Ron Paul: ‘The Truth Is I’m Trying To Save The Republican Party From Themselves’


Congressman Ron Paul does not have a strong chance of winning the Republican nomination to go up against Barack Obama in the general election, but that isn’t going to stop him from continuing to spread his message as he travels across the country. And that may be the very reason he’s still in, because when Bob Schieffer asked him why he’s still in the race at this point, Paul said his ultimate goal is to save the Republican party from straying too far from its roots.

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Schieffer opened the interview by bringing up Vice President Joe Biden‘s recent comments that the United States will continue to see things through in Afghanistan. He asked Paul if he thought anything we’ve done in Afghanistan has been worth it after all this time. Paul said that it has not, adding that the Republicans do themselves a disservice trying to “out-militarize the president.” He dismissed the idea that compared to Iraq, this was the “good war,” and cited recent polls showing a significant number of Americans are just as tired of U.S. involvement in Afghanistan as he is.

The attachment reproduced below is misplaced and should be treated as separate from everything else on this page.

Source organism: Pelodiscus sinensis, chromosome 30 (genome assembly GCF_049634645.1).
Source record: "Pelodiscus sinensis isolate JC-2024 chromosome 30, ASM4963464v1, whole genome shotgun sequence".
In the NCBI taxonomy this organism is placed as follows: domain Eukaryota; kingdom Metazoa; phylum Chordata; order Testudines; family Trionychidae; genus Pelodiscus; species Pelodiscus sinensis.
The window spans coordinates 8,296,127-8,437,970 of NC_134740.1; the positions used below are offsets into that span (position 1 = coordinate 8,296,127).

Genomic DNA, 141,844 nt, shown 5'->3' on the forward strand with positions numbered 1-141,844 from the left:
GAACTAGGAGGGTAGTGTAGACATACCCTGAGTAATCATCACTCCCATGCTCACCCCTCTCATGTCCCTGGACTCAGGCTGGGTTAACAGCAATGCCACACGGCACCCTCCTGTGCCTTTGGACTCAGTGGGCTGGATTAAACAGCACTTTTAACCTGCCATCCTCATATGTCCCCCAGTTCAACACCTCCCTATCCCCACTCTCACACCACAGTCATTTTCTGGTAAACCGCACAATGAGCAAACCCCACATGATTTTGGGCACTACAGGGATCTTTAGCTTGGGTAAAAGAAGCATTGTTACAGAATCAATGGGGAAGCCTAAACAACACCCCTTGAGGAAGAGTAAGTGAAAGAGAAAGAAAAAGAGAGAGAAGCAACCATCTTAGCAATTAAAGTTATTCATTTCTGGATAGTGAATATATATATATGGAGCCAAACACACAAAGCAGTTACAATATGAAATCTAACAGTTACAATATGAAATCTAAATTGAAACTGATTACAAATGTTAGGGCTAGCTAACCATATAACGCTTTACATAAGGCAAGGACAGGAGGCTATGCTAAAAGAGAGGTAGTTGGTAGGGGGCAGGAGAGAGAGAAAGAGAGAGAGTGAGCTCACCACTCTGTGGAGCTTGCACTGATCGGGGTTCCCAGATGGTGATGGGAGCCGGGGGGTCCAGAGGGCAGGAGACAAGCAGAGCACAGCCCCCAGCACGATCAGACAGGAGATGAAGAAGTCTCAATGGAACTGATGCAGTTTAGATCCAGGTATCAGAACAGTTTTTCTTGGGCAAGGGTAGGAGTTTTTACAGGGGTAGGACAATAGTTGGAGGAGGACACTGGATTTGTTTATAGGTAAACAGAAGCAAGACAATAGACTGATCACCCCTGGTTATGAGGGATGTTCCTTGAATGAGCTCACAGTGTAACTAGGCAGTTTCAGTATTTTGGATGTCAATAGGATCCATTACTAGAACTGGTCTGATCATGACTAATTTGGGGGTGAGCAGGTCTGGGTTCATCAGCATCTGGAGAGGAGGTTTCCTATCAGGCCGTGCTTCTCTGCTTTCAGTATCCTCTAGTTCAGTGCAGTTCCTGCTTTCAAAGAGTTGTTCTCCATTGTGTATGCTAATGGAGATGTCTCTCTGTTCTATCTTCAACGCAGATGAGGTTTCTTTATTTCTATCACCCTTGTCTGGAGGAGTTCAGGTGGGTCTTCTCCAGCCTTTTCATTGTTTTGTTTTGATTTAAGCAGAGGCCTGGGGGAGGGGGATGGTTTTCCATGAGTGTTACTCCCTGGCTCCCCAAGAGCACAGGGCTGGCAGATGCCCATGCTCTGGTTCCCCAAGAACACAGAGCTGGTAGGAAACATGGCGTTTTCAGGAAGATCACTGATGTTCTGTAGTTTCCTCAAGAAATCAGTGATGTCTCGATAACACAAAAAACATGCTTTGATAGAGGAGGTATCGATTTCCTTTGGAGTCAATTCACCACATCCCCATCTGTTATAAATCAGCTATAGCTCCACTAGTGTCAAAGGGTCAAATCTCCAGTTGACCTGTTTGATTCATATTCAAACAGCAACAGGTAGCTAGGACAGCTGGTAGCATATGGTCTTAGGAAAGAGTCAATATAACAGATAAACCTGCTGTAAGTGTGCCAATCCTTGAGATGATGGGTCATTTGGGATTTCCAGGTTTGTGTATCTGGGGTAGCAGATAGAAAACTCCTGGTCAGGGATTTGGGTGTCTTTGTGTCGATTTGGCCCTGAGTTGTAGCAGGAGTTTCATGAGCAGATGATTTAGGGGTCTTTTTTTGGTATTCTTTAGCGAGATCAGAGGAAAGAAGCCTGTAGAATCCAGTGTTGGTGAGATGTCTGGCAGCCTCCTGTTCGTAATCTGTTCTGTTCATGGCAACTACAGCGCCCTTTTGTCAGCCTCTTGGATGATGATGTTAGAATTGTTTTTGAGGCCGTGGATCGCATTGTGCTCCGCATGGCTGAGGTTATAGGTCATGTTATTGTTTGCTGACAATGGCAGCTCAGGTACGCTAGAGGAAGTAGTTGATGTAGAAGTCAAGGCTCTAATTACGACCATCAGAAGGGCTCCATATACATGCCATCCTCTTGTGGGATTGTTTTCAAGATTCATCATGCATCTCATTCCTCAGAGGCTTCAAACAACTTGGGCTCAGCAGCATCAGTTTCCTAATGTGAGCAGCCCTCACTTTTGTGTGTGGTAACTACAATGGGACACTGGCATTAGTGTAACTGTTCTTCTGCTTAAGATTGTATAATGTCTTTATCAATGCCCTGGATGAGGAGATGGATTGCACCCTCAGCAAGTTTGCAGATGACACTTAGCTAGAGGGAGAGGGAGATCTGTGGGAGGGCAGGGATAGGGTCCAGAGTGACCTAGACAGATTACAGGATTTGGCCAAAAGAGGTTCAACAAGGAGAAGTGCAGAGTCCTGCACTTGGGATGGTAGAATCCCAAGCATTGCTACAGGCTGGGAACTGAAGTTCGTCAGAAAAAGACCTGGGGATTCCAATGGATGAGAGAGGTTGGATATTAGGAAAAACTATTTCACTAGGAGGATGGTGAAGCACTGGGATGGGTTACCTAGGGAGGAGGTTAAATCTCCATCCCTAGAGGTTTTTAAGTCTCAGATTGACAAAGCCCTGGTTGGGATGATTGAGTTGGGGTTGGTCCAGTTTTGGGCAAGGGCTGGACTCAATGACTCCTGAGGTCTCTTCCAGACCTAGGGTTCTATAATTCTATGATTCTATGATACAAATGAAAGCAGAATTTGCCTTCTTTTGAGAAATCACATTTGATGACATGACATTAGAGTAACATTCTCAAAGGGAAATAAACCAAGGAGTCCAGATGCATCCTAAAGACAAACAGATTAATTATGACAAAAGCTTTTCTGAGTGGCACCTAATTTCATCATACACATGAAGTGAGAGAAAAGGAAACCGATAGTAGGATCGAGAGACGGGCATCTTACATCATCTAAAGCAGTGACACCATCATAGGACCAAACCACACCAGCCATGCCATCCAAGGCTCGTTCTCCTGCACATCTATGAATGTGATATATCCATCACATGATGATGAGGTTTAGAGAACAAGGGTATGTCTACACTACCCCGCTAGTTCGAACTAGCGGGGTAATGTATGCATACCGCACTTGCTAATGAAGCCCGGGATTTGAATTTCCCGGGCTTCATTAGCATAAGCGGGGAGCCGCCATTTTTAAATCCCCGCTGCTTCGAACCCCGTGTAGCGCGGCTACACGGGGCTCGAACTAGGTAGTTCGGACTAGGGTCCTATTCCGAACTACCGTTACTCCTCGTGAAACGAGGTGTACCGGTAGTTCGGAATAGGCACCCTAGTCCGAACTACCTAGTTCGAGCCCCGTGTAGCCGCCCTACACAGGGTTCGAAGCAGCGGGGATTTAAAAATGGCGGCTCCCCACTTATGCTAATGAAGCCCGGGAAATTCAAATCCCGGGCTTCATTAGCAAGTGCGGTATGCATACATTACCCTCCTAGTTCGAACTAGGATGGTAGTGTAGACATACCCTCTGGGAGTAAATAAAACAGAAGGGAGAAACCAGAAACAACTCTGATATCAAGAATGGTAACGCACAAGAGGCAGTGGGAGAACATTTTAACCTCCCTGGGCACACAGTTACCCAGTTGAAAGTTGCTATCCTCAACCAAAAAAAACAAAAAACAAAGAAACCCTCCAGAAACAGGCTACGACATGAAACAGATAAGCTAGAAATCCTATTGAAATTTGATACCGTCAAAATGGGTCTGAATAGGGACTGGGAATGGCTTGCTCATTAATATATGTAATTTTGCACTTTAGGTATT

The conversation then shifted to 2012 politics, and Schieffer told Paul quite bluntly that “there’s no way you’re going to get the nomination now.” Paul was willing to admit that Mitt Romney being the frontrunner was conventional wisdom, but still expressed hope that there are still plenty of states that haven’t voted yet. He cited the turnout numbers he gets at college campuses as an indication that no matter what happens in the race, he will continue to speak out on the issues most important to him.

“There’s no way I’m gonna quit speaking out on this. And there’s no way I’m gonna give up on the effort to get the Republicans back to their roots… they say, ‘Well, why don’t you give up? This will help the Republican party.’ The truth is, I’m trying to save the Republican party from themselves because they want perpetual wars, they don’t care about presidents who assassinate American citizens, they don’t care about searching our houses without search warrants, and these are the kind of things that people care about and if the Republicans would take a different position, they may save themselves.”

Schieffer noted that Paul’s tone sounded like he wouldn’t be supporting the Republican nominee if it was someone other than himself this November, but Paul continued to deny that he was considering a third-party run.

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Watch the video below, courtesy of CBS:

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Josh Feldman is a Senior Editor at Mediaite. Email him here: Follow him on Twitter: @feldmaniac